At MNM, We are fully aware that our success depends on your success, and we are happy to partner with you to provide you with high quality cutting services on state-of-the-art equipment for roughly 1/3 the cost of other domestic wire cutters. We don't care if they're big or small, at MNM, we cut 'em all!
How to decide:
Until now, meteorite enthusiasts have had to choose between prohibitively expensive wire cuts, often exceeding $3/g, or 30+% loss of material from less expensive saws. Well, I am thrilled to tell you, those days are over.
At MNM, we use state-of-the-art, computer controlled, diamond wire saws which result in extremely consistent cuts to 1/100mm accuracy, and minimal material loss, preserving more of your one-of-a-kind Meteorites (see below for estimated price, loss, and cost comparison). We can accommodate any stone or iron up to 30x30cm, with nearly unlimited length.
Wire is available in 0.145mm, 0.165mm, and 0.2mm widths for maximum conservation.
At MNM, in most cases, wire cutting will cost from $0.75/g-$1.25/g, fully finished. Cost varies based on material hardness and slice thickness. Contact us anytime for an estimate!
Perfect for the "NWA Xs", Lapidary saw is a fast and inexpensive way to explore what's inside more common meteorites where material loss is less of an issue (again, see comparison below). Blades are 0.035" or about 0.7mm, and cut small to medium size stones in minutes-hours, rather than days on a wire saw. Price for lapidary cutting is $0.5/g, based on finished weight, and includes polish/finish on one side. if you just need the rock sliced but not sanded, the price is $0.25/g.
Irons were some of the first, and still my favorites to cut. While we have several options to cut irons up to 45cmx45cm, our high end, Jet Elite bandsaw is the machine of choice. We also offer wire cutting for more valuable irons, and can occasionally run smaller irons on the lap saw. Irons generally cost $0.5/g, based on finished weight, though I am happy to negotiate for rare irons or pieces larger than 5kg.
How to decide:
Generally, we recommend wire cutting for anything outside of generic, ordinary chondrites but the comparison is easy for anyone to do and allows you determine where your cost to value limit needs to be.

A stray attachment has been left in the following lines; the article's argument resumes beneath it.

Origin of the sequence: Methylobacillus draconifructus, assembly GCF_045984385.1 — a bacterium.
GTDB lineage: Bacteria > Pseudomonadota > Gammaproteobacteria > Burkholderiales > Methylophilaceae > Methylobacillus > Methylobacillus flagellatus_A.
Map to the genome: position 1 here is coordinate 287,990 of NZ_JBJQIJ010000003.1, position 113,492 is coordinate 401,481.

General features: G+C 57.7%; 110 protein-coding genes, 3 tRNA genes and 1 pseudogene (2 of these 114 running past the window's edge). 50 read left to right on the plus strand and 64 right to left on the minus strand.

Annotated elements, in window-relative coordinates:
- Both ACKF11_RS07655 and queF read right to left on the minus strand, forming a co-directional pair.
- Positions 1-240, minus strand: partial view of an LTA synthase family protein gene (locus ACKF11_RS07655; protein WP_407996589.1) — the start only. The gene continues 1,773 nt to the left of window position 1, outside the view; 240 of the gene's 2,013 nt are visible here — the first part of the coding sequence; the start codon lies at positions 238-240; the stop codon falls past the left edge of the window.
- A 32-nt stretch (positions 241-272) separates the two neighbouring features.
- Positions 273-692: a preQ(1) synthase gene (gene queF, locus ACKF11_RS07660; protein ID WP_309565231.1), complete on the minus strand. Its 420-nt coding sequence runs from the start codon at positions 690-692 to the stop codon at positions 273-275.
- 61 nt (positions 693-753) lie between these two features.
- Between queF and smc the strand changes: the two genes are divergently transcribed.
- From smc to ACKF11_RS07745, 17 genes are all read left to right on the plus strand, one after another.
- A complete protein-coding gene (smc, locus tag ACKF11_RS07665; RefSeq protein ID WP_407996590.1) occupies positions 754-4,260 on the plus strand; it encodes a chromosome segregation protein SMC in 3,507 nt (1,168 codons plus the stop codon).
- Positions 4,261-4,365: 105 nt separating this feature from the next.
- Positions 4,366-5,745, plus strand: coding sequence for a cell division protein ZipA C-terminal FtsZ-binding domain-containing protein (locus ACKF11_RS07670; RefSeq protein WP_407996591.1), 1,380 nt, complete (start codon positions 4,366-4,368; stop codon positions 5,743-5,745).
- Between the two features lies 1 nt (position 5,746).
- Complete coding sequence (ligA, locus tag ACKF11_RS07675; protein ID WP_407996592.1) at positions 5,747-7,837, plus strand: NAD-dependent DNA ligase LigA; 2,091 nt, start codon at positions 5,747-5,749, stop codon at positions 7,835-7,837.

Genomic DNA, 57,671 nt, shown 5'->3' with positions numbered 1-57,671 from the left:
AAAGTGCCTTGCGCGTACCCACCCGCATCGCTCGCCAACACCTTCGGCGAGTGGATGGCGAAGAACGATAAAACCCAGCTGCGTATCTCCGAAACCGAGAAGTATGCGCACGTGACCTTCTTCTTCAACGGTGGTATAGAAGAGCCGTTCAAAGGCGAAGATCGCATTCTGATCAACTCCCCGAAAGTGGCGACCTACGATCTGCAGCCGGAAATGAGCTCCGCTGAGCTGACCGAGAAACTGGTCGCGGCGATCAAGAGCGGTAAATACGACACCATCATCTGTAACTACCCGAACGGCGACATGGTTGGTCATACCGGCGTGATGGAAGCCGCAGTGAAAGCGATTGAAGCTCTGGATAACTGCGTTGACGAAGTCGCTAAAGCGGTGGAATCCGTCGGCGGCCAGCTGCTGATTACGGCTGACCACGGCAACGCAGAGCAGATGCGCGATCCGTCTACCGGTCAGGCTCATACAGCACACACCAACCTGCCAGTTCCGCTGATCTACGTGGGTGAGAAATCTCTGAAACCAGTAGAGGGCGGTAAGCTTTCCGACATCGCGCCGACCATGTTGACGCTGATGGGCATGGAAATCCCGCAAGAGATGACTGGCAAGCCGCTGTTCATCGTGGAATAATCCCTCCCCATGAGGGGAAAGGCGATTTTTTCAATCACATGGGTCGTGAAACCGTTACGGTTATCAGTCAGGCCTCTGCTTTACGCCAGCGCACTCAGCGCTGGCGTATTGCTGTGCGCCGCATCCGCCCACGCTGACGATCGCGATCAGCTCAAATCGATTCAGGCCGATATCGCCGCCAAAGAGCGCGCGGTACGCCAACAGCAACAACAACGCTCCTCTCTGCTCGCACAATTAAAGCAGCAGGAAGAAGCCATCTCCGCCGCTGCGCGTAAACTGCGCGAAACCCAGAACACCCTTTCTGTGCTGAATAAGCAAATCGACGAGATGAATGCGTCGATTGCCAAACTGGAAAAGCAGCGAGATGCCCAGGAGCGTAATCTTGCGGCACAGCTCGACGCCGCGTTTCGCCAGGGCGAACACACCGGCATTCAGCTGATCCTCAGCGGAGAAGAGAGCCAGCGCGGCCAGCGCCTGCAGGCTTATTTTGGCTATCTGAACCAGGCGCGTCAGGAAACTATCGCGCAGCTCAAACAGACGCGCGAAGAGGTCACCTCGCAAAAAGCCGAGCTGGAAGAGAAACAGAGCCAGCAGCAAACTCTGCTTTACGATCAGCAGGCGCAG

To compare savings to cost, you know estimated value (per g), of the stone you need cut, the weight of this stone, and how thick you want slices. Then, wire size.
For this example, I will use 0.165mm wire and a retail value of $5/g. Feel free to substitute your own numbers for a more customized result.
Cut loss is largely a fixed number based on blade width and slice thickness. For Example, lets say you have a stone you want sliced in 3mm thick cuts. Just divide wire thickness by slice thickness, and you have your answer. So, for 0.165 mm wire and 3mm slices, here is your equation 0.165÷3= 0.055. That's about 5.5% cut loss on any stone for 3mm slices (polishing loss is an additional 2-5%). If you prefer 2mm slices 0.165÷2= 0.0825 or just over 8% loss. Compare this to a lapidary saw with very thin, 0.035 inch blade (0.7mm). For 3mm slices, 0.7÷3= 0.233 or just over 23% loss plus another 5-7% in finishing loss. So, roughly 30%.
In real terms, cutting a 1000g Meso into 3mm slices on wire will cost you roughly $1000. Loss will be 100g, on avg.
To cut the same stone on a lapidary saw would cost roughly $400, but your loss would be 300g, or 200g more loss at a cost of $3000 in cut loss compared to $1000 in cut loss. Add the extra $600 fee for wire, and your true cost comparison looks like this
Wire saw $1000 fee + $1000 in cut loss
$2000 (or $2/g in value)
Lapidary $400 fee plus $3000 loss= $3400 total cost or $3.4/g in value.
The wire cut savings will actually save you $1400, despite higher up front costs.